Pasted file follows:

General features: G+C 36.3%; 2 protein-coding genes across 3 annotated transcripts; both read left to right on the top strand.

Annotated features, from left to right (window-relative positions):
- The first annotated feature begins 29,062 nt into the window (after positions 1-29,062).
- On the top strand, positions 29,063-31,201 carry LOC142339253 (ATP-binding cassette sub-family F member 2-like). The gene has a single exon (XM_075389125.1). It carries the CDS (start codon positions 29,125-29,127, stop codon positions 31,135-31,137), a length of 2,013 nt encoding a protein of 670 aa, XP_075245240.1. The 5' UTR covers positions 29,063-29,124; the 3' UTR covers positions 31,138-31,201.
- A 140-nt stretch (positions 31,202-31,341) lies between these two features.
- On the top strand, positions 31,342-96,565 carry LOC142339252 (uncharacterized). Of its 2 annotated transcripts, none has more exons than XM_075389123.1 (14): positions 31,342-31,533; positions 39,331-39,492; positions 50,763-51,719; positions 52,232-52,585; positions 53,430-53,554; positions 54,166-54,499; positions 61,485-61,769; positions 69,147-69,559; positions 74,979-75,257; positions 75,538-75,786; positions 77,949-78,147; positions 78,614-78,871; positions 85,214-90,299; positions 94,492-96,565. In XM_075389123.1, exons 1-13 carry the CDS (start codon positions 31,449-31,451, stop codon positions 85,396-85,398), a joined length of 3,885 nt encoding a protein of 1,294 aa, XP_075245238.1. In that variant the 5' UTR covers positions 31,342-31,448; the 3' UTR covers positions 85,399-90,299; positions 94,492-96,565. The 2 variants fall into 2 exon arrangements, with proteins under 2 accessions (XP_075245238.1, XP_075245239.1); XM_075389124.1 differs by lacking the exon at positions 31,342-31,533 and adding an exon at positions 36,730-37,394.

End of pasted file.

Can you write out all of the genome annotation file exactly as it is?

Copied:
General features: G+C 36.3%; 2 protein-coding genes across 3 annotated transcripts; both read left to right on the top strand.

Annotated features, from left to right (window-relative positions):
- The first annotated feature begins 29,062 nt into the window (after positions 1-29,062).
- On the top strand, positions 29,063-31,201 carry LOC142339253 (ATP-binding cassette sub-family F member 2-like). The gene has a single exon (XM_075389125.1). It carries the CDS (start codon positions 29,125-29,127, stop codon positions 31,135-31,137), a length of 2,013 nt encoding a protein of 670 aa, XP_075245240.1. The 5' UTR covers positions 29,063-29,124; the 3' UTR covers positions 31,138-31,201.
- A 140-nt stretch (positions 31,202-31,341) lies between these two features.
- On the top strand, positions 31,342-96,565 carry LOC142339252 (uncharacterized). Of its 2 annotated transcripts, none has more exons than XM_075389123.1 (14): positions 31,342-31,533; positions 39,331-39,492; positions 50,763-51,719; positions 52,232-52,585; positions 53,430-53,554; positions 54,166-54,499; positions 61,485-61,769; positions 69,147-69,559; positions 74,979-75,257; positions 75,538-75,786; positions 77,949-78,147; positions 78,614-78,871; positions 85,214-90,299; positions 94,492-96,565. In XM_075389123.1, exons 1-13 carry the CDS (start codon positions 31,449-31,451, stop codon positions 85,396-85,398), a joined length of 3,885 nt encoding a protein of 1,294 aa, XP_075245238.1. In that variant the 5' UTR covers positions 31,342-31,448; the 3' UTR covers positions 85,399-90,299; positions 94,492-96,565. The 2 variants fall into 2 exon arrangements, with proteins under 2 accessions (XP_075245238.1, XP_075245239.1); XM_075389124.1 differs by lacking the exon at positions 31,342-31,533 and adding an exon at positions 36,730-37,394.